Profile Information

Christopher Schmidt crschmidt at
Wed May 18 05:51:15 PDT 2005

On Wed, May 18, 2005 at 11:13:55AM +0100, Martin Atkins wrote:
> Despite the drawbacks of the approach, using FOAF did have the advantage 
> that it simultaneously provided (optionally) profile information about 
> the identity being presented. Sites could then use this to populate 
> their "name", "email" and "url" fields for the posted comment assuming 
> these items were specified.

And still can (so long as people put a openid:server tag in the FOAF
file): the FOAF information, if it's there, will still be there. I
personally think that OpenID should encourage the use of FOAF to fill
out profile information, with an alternative of having users enter it

Then again, the more FOAF there is, the happier I am, so I may be biased

> Complicating Yadis with profile exchange is almost certainly the wrong 
> approach, though.  Now that the complications are hidden away behind a 
> pretty URL, perhaps the identity server could optionally return a URL to 
> some RDF (which doesn't have to be FOAF, but probably will be for now) 
> as well as some kind of identifier pointing at the right item in the RDF 
> document.

I think that's a good way of doing it: create a minimal description of a
user, such that it's easy to get data out of it, and return it with the
OpenID response:

<Person xmlns=""
  <weblog rdf:resource="" />

(this is valid RDF, but also pretty simple: I doubt too many people
would complain about that as being too verbose, other than the second
namespace declaration.)

This way you're making it clear to sites: "We don't want your whole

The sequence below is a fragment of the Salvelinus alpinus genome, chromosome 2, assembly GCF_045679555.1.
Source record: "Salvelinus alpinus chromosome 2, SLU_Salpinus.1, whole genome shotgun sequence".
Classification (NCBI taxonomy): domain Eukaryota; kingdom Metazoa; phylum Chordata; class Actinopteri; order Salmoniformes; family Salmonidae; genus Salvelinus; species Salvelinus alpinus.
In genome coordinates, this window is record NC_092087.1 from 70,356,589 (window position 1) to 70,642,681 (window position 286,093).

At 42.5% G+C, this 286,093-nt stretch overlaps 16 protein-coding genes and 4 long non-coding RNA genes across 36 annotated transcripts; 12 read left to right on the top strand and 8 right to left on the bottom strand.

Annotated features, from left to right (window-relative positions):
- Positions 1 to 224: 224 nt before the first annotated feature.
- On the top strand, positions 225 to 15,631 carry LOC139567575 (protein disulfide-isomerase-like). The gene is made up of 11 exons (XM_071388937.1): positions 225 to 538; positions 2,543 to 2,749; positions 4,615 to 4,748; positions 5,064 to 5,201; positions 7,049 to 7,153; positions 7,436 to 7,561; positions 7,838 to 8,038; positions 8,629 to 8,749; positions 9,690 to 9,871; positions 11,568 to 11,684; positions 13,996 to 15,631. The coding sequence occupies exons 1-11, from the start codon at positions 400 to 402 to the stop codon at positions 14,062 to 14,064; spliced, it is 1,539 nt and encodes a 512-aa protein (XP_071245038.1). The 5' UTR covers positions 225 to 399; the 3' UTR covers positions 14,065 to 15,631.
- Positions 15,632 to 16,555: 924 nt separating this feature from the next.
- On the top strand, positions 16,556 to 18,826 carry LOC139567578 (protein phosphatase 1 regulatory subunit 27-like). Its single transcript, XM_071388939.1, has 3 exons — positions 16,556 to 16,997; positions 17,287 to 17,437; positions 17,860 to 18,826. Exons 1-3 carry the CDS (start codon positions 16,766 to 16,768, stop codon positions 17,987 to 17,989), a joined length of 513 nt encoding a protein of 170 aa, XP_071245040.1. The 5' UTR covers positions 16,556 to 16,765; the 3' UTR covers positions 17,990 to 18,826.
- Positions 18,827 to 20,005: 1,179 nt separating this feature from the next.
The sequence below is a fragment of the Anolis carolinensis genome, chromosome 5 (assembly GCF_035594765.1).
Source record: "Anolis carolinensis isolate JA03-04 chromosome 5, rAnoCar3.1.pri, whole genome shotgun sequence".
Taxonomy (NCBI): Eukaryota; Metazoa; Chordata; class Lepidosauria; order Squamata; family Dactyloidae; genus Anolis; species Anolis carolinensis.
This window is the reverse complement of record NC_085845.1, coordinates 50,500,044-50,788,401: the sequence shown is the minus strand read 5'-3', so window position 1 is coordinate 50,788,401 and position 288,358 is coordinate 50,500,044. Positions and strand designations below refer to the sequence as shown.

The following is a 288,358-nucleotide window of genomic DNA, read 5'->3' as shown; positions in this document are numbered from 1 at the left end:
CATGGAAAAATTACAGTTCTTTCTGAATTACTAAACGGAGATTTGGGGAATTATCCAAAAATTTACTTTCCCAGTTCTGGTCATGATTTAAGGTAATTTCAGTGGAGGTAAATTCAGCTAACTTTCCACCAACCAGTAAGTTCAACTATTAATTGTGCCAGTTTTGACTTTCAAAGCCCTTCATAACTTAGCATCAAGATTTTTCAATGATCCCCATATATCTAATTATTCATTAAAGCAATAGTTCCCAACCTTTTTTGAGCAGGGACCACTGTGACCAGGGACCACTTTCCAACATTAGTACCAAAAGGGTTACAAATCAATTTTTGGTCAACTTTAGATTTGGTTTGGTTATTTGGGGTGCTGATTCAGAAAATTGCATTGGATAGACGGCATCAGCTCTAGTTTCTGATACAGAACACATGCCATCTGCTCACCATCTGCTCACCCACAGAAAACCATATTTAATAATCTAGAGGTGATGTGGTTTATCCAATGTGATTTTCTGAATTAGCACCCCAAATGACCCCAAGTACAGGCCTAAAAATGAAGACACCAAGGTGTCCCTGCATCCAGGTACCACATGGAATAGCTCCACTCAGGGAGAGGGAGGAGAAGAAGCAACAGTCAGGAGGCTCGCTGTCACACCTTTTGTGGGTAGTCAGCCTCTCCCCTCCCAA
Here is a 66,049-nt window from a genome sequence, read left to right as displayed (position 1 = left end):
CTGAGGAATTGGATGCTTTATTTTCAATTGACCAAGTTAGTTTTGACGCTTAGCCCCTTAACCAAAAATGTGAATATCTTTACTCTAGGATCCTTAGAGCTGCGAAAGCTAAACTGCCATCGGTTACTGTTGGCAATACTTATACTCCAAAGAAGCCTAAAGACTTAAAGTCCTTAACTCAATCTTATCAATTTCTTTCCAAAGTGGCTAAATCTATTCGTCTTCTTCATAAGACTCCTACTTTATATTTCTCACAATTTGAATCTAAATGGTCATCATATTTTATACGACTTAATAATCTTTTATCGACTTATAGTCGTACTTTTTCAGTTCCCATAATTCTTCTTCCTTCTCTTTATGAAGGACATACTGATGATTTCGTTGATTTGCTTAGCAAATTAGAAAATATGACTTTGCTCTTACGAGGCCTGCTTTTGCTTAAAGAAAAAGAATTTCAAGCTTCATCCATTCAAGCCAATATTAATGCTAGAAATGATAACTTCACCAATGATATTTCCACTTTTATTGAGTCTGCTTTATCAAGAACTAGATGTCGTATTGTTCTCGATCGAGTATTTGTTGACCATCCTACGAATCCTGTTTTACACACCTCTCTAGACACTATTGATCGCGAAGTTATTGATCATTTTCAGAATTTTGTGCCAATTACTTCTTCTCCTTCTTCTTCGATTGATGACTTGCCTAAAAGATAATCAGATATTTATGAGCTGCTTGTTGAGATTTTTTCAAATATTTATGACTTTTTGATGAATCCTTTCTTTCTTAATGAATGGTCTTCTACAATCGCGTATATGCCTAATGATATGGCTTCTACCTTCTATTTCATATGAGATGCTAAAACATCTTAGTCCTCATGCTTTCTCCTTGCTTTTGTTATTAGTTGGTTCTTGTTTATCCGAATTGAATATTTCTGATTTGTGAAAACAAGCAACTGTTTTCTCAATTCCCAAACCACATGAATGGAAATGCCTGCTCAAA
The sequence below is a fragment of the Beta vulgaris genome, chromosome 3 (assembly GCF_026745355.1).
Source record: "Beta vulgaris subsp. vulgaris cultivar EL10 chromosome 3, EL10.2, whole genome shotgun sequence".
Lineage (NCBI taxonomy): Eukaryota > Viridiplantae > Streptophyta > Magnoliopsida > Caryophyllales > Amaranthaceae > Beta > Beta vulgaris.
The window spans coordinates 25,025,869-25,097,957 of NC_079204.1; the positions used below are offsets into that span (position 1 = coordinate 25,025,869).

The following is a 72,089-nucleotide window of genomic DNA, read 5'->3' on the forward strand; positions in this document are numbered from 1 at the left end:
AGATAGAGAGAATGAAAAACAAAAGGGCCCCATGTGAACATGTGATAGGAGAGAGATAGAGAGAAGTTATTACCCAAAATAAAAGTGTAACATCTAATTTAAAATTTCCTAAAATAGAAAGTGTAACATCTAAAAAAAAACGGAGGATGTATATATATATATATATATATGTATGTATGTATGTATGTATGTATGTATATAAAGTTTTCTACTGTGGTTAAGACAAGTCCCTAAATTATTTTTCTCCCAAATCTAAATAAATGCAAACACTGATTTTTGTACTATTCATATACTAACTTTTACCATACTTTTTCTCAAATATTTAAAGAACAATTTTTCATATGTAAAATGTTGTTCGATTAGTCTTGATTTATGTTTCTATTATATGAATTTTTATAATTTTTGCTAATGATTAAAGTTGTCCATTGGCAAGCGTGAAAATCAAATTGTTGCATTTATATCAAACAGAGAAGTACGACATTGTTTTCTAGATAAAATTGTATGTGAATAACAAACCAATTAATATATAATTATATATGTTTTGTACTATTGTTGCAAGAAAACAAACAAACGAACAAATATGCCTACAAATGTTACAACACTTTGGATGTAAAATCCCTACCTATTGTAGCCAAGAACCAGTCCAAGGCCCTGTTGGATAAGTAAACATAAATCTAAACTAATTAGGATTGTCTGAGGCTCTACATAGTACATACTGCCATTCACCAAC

file. We don't want every piece of information you have on a person. We
want exactly enough to fill out a profile, and no more."

> The nice thing about using RDF is that a new attribute could be added 
> which says "this entity uses this URL as its Yadis identifier" so that 
> the consumer can find the right RDF entity when lots are present. The 
> drawback is that it's a pain to process RDF, and RDF is more complicated 
> than most people are willing to deal with.

I'd really beg to differ on the RDF front, especially if you're going to
constrain it, which is exactly the right thing to do in this kind of
situation. Some things that are hard to parse, which you can kill right
off the bat, because they're just not needed in the limited use case of
OpenID. See above example: it's no more difficult to parse that in an
XML processor than an RDF processor. (Because of the way most RDF tools
work, with needing to create a model and load into that, it might even
kill one line of code.)

The idea that RDF is always hard to process is a myth. You don't need to
encourage the use of every aspect of the RDF spec: use what you need,
and encourage others to do the same.

Christopher Schmidt
"I don't work here, I just wish I did."
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